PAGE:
The Baptist Faith and Message says, “A New Testament church of the Lord Jesus Christ is a local body of baptized believers….” Although its definition contains much more, this brief partial statement provides a starting place. Most theology books or Bible studies on the subject of the church will then generally begin their discussions with reference to the Greek word translated “church” in the New Testament, e,kklhs,ia (ekklēsia). The word “church,” they will tell you, comes from the word ekklēsia, meaning “called-out ones,” making the church a body of called-out people. In fact, Baptists usually define the New Testament church as an “assembly of called-out believers,” a fact which is certainly true, but only in part.

“Church” does translate the word ekklēsia, but it does not come from that word. Instead, the word “church,” in a round about way, comes from another Greek word, kuriako,s (kuriakos). Kuriakos literally means “belonging to the Lord.” Although this word is not used in the New Testament specifically of the church, it is, according to the Oxford English Dictionary, the linguistic source for our word “church.” This bit of information changes the focus of our study significantly. No longer should we focus on ourselves as just an assembly, but rather on the Lord to Whom we belong and Who called out the assembly.

The character of the church as a unique possession of God gives it an importance far above any “called-out assembly.” Other assemblies have been called out for various reasons. In fact, the term ekklesia was used by the Greeks before New Testament times to designate their city councils, assemblies called out to discuss and legislate the laws governing their cities. The New Testament borrowed this word from the prevailing culture and gave it a new meaning, an assembly called out by God to worship Him. As a result of this new meaning coupled with the significance of kuriakos, no other assembly has the distinction of being called out by and of belonging to the Lord.

In addition to our calling out by and our possession by the Lord, what marks distinguish the church from other assemblies? In 1 Thessalonians 1:6-10, Paul offers a few characteristics.

1. The Word of God dominated their assembly. Paul says they “received the word in much tribulation with the joy of the Holy Spirit.” (v. 6) Further, “the word of the Lord has sounded forth from [them].” (v. 8) In 1 Thessalonians 2:13, Paul adds that he thanked God for them because they did not receive God’s Word as the word of men, “but for what it really is, the word of God.” If we belong to the Lord, we will love His Word, we will live by His Word, and we will fill our hearts and minds with His Word so that His Word literally saturates our lives both individually and collectively.

2. They recognized the Lordship of Christ. Paul repeatedly called Him, “Lord Jesus Christ,” “Lord Jesus,” or just “Lord,” as he discussed their faith in Him and their response to Him. This is not a concession to the so-called doctrine of Lordship Salvation, but recognition of a relationship that follows our maturing in the faith as we grow and get to know Christ in all His glory. Paul; describes that Lordship even more clearly when he commends their repentance. In 1 Thessalonians 1:9, Paul notes that they turned to God from idols, an excellent description of what repentance really involves. They turned to God “to serve [because He is Lord] a living and true God [not dead, false idols].” Again, they serve Him because He is Lord.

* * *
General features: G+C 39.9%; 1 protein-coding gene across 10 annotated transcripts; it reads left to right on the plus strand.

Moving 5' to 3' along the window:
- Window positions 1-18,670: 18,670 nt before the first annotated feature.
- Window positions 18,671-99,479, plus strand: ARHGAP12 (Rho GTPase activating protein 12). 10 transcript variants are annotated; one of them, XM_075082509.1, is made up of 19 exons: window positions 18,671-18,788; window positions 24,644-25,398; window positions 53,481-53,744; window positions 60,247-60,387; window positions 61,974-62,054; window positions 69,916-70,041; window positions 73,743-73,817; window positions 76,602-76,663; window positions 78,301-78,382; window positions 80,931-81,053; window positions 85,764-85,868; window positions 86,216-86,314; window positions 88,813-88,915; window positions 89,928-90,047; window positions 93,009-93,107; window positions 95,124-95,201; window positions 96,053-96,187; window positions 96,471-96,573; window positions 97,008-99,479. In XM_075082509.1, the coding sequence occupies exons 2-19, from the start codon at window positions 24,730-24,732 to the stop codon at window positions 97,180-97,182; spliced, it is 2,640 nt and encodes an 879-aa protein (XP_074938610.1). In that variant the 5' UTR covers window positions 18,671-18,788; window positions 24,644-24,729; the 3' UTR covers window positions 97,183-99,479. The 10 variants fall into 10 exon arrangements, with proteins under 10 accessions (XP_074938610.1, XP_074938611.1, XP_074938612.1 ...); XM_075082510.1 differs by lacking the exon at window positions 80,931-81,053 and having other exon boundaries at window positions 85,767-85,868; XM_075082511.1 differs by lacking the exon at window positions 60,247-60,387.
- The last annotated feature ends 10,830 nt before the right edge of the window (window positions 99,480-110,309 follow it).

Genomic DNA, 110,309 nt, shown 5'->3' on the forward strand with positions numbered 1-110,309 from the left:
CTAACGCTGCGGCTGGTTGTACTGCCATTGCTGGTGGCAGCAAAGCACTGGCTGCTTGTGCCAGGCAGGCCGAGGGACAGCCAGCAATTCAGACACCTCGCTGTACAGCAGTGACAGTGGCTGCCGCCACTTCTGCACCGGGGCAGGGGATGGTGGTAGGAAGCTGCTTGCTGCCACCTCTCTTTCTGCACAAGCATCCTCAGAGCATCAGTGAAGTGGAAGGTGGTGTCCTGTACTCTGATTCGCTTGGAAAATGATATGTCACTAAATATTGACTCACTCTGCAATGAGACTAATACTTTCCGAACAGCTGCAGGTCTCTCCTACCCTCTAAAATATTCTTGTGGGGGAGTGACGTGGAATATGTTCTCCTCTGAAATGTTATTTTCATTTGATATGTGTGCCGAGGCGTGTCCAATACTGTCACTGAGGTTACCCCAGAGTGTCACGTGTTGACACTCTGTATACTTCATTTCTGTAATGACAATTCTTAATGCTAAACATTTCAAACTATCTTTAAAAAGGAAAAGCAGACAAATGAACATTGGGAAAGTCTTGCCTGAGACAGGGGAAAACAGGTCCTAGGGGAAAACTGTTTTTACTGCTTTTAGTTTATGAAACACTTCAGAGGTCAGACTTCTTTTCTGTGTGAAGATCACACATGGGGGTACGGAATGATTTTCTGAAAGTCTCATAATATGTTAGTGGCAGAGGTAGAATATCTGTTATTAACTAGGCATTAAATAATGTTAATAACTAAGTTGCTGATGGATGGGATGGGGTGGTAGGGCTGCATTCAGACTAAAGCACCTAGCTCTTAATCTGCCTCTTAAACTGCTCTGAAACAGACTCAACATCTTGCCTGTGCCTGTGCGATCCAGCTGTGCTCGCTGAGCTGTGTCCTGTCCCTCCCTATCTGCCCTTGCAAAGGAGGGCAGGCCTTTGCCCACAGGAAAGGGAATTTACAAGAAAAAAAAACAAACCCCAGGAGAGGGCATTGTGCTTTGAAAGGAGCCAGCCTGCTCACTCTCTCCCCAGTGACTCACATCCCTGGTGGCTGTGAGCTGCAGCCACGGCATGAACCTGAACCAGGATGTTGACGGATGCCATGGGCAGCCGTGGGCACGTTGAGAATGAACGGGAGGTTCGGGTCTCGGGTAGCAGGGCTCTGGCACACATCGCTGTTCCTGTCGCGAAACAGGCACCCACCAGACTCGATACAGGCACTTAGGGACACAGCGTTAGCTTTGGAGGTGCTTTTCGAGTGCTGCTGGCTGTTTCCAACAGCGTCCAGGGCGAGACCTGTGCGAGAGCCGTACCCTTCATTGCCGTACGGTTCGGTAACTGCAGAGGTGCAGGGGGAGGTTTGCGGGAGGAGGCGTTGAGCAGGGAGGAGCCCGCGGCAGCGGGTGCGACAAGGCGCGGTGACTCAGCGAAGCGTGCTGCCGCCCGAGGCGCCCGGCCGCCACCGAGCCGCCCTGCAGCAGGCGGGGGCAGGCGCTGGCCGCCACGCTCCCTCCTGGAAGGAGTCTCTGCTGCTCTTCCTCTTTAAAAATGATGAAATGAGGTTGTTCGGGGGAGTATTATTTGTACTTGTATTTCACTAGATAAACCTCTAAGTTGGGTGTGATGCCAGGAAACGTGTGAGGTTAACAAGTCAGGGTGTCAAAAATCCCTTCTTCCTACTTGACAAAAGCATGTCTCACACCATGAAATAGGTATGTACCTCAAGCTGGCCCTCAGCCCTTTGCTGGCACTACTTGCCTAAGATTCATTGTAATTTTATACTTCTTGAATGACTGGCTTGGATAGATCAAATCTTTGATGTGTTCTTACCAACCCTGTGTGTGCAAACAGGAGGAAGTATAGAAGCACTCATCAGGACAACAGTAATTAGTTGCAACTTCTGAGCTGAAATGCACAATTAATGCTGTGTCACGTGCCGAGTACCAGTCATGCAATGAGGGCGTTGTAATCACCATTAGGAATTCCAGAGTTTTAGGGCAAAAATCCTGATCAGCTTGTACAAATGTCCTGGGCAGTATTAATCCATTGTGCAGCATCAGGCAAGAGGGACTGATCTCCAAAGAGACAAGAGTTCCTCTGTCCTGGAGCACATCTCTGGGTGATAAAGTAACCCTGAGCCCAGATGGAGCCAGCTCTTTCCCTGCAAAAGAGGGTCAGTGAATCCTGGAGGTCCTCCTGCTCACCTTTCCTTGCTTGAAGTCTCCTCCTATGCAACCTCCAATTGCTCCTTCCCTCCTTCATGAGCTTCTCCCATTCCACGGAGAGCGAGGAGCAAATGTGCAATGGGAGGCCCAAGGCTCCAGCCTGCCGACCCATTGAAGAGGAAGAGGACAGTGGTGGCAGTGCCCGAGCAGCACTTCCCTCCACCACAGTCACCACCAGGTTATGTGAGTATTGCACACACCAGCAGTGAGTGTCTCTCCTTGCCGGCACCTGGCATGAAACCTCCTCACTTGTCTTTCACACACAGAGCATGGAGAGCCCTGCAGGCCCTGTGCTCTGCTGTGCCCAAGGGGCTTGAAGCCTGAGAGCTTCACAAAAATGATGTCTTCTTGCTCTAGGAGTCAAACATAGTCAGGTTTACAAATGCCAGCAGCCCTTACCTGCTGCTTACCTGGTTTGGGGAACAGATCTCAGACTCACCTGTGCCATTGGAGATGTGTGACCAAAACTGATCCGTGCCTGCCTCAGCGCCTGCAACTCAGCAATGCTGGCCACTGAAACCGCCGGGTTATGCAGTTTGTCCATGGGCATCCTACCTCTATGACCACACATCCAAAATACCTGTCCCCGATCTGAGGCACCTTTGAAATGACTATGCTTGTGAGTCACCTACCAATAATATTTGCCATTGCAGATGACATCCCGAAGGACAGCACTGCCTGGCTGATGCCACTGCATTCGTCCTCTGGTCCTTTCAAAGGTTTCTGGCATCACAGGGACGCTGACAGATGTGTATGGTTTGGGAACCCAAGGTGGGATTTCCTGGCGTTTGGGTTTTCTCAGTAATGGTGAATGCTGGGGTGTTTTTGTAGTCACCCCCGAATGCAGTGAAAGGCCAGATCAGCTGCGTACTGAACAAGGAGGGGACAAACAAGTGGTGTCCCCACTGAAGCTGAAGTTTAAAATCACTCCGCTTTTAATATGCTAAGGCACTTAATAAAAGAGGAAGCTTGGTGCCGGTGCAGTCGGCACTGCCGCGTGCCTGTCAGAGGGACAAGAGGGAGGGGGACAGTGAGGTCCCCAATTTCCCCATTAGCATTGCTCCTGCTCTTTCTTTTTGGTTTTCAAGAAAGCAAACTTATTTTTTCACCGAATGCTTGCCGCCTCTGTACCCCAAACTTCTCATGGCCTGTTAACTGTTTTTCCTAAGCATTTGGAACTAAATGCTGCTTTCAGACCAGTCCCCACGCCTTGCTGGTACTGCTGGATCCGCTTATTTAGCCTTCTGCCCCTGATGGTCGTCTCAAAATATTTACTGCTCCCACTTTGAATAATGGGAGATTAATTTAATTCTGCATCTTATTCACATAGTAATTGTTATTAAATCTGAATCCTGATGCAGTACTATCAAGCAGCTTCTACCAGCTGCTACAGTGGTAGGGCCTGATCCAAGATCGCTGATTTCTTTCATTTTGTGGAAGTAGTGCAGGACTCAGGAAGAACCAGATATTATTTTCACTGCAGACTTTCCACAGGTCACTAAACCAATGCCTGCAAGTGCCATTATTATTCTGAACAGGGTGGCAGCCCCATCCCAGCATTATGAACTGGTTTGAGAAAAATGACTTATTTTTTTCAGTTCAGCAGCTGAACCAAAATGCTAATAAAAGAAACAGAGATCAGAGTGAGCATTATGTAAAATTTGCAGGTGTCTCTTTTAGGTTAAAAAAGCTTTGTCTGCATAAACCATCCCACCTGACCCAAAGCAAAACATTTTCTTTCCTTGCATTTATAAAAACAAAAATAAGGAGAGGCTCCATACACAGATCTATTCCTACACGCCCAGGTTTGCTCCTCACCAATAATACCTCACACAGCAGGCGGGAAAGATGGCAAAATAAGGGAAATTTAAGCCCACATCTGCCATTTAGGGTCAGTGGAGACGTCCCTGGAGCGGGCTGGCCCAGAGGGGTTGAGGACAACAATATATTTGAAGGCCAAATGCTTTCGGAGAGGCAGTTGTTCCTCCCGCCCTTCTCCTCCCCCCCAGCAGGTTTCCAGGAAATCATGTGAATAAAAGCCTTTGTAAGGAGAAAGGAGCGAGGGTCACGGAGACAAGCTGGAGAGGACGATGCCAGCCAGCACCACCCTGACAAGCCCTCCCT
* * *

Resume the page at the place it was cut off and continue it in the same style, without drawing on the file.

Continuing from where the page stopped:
Their response to Him is first one of love, then a response of obedience, obedience because of love and gratitude, no doubt, but obedience nonetheless. He is Lord and Savior at this point, not merely Savior. In our salvation the Father “rescued us from the domain of darkness, and transferred us to the kingdom of His beloved Son, in whom we have redemption, the forgiveness of sins.” (Colossians 1:13-14; see also 2 Peter 1:11) Our salvation not only places us in this kingdom, but also makes us servants as well as sons. Salvation begins with receiving the gift of eternal life through Christ, but it also eventually includes submission to the King of kings and Lord of lords.

3. They “mimicked” the apostles and the Lord. That is, they lived lives that transparently revealed the power of Christ living in them. They did this by first imitating the example of the apostles (cp. v. 6). Christ’s power working through the church showed the world that they were truly Christians—“little Christs,” they truly were a kuriakos, a prized possession of the Lord.

I’ve given you here only a few characteristics of the model church at Thessalonica for you to think about and meditate on. Read all of 1 Thessalonians 1:1-10 and see how many more characteristics of the model church you can find. There are more, many more. How many of them does your church measure up to? How many do you measure up to?

Unless otherwise indicated, all Scripture quotations are taken from the New American Standard Bible, 1995 Version.